Date Posted: June 3rd 2021
Lifelong Online Learning
By Alex Mokin
A bit of introduction
Frankly, we live in wonderful times. The Internet, smartphones, smart cities, self-driving cars, dancing robots, etc. – I am sure that each of you will be able to significantly expand this list just by looking around your home or office. After all, many things that are already familiar to us are true technological masterpieces. However, now I am not going to talk about the Internet of Things, smart assistants, mixed reality, or even brain-machine interfaces.
A bit of history
As I wrote in one of my previous posts, 2012 was a turning point for deep learning and the whole field of artificial intelligence. Nevertheless, another not less important event took place that very year. Two Stanford University professors, Andrew Ng and Daphne Koller founded Coursera, a web platform for so-called massive open online courses (MOOCs). As I remember, it was not the focus of the world's attention, and some of my colleagues were very sceptical about the idea of the education’s quality outside universities. However, in 2012, everyone in the world who had the access to the Internet got the ability to learn for free from the world's best professors.
In fairness, Coursera was not the only platform of this kind at the time. The edX, created by Harvard University and MIT, had an equally powerful start. However, to my mind, it was specifically Coursera which became the flagship of a new educational world. I would also like to mention the huge contribution to the online education made by Sal Khan and his Khan Academy, which he founded in 2006. This remarkable project has a special place in my heart. But today I want to talk about the higher-education-oriented online platform thanks to which I decided to focus on such an exciting area as artificial intelligence.
A bit of personal experience
For me, 2012 was also a special year. I defended my second doctoral thesis and started looking for a new research direction. And at this point I came across a wonderful Coursera course Machine Learning by Andrew Ng. By the way, this course remains one of the best and most popular courses on Coursera. Learning from the co-founder of Coursera and Google Brain and one of the best machine learning specialists, while being in another part of the world, was a strange and exciting feeling.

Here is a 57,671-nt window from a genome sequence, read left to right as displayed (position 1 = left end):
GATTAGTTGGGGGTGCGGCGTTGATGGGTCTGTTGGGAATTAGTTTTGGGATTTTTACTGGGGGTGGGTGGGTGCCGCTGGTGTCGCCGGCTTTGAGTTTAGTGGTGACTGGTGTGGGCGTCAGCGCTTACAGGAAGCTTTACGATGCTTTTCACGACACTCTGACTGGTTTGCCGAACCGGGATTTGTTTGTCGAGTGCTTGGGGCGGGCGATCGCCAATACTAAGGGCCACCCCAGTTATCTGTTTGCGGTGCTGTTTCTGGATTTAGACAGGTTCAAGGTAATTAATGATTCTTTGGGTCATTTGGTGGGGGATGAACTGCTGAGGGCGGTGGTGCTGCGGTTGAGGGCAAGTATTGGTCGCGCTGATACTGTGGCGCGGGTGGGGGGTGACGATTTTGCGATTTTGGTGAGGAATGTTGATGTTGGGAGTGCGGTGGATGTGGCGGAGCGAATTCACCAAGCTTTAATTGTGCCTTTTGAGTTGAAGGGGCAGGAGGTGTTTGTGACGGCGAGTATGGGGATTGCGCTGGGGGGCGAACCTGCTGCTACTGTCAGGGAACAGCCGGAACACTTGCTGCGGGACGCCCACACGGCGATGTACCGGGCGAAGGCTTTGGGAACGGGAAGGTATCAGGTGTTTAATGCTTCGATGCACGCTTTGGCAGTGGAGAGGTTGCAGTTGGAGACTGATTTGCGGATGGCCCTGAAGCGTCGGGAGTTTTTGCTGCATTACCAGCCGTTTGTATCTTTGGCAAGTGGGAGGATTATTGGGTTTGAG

I would also like to pay tribute to edX co-founder Professor Agarwal, whose Circuits and Electronics course, which I also took at the time on edX, was incredible as well.
Since then, online education has become a part of my life.
A bit about the iceberg
More recently, knowledge has been rigidly isolated in certain educational and research institutions, showing only a pretty small part in the form of textbooks and articles. Of course, universities and colleges are in no hurry to reveal all the secrets of their syllabuses. However, the educational iceberg is gradually emerging. Competing for the minds and hearts of online learners, colleges and universities are revealing more and more secrets.
No country for old excuses
It used to be much easier to find reasons not to learn further. Harvard and Stanford were some faraway magic places for most people. However, now you can freely enrol on Harvard CS50 course by Professor Malan or superb Deep Learning specialization created by Andrew Ng and his DeepLearning.AI team.
To the point, I would like to recommend the Coursera courses by the DeepLearning.AI team. Over the years, they have developed a great set of specializations: from the basics of deep learning (Deep Learning) to specific state-of-the-art AI models in medicine (AI For Medicine) and generative deep learning (Generative Adversarial Networks).
Not a panacea
Of course, online learning is not a complete replacement for full-time learning. Many professions require practical skills that are not yet possible to learn online. For example, this applies to medical education. But even in terms of such programs, online education is becoming an increasingly powerful assistant. A good example is the excellent Coursera course Introductory Human Physiology from Duke University.
A bit about addiction
I also feel it is my responsibility to warn about a dangerous addiction to online education. Having completed more than 50 online courses, I can't stop. In April and May, I finished two courses on Reinforcement Learning and two courses of TensorFlow Advanced Techniques specialization. Besides, my curriculum for the next six months already includes about ten other courses in artificial intelligence and medicine. So be careful, it's addictive.
And quite a bit about AIBODY
As you see, I am a long-standing and consistent supporter of online learning. And joining the AIBODY team was a real gift of fate for me, as our unique digital human organism will soon drastically change medical education. Stay tuned and keep learning.